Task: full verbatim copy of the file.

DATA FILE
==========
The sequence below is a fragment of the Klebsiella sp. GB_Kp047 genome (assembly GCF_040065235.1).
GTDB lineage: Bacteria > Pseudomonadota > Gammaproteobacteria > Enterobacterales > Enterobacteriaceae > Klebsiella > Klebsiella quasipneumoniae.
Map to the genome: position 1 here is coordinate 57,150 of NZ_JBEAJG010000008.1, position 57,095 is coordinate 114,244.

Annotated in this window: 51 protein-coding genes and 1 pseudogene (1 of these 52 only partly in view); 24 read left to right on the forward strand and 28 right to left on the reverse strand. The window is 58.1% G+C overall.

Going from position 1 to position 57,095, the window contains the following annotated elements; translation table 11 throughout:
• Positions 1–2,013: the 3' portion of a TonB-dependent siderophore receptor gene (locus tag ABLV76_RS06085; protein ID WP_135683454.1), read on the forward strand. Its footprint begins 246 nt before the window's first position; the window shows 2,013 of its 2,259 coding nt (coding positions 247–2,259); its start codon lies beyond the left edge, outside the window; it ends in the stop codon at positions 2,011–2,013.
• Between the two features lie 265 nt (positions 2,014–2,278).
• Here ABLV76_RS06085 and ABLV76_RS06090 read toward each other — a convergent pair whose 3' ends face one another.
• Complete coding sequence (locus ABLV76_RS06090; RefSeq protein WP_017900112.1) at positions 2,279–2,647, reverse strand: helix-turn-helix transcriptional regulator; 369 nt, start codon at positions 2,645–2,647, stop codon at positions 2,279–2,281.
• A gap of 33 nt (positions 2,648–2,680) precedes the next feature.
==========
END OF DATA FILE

The sequence below is a fragment of the Klebsiella sp. GB_Kp047 genome (assembly GCF_040065235.1).
GTDB lineage: Bacteria > Pseudomonadota > Gammaproteobacteria > Enterobacterales > Enterobacteriaceae > Klebsiella > Klebsiella quasipneumoniae.
Map to the genome: position 1 here is coordinate 57,150 of NZ_JBEAJG010000008.1, position 57,095 is coordinate 114,244.

Annotated in this window: 51 protein-coding genes and 1 pseudogene (1 of these 52 only partly in view); 24 read left to right on the forward strand and 28 right to left on the reverse strand. The window is 58.1% G+C overall.

Going from position 1 to position 57,095, the window contains the following annotated elements; translation table 11 throughout:
• Positions 1–2,013: the 3' portion of a TonB-dependent siderophore receptor gene (locus tag ABLV76_RS06085; protein ID WP_135683454.1), read on the forward strand. Its footprint begins 246 nt before the window's first position; the window shows 2,013 of its 2,259 coding nt (coding positions 247–2,259); its start codon lies beyond the left edge, outside the window; it ends in the stop codon at positions 2,011–2,013.
• Between the two features lie 265 nt (positions 2,014–2,278).
• Here ABLV76_RS06085 and ABLV76_RS06090 read toward each other — a convergent pair whose 3' ends face one another.
• Complete coding sequence (locus ABLV76_RS06090; RefSeq protein WP_017900112.1) at positions 2,279–2,647, reverse strand: helix-turn-helix transcriptional regulator; 369 nt, start codon at positions 2,645–2,647, stop codon at positions 2,279–2,281.
• A gap of 33 nt (positions 2,648–2,680) precedes the next feature.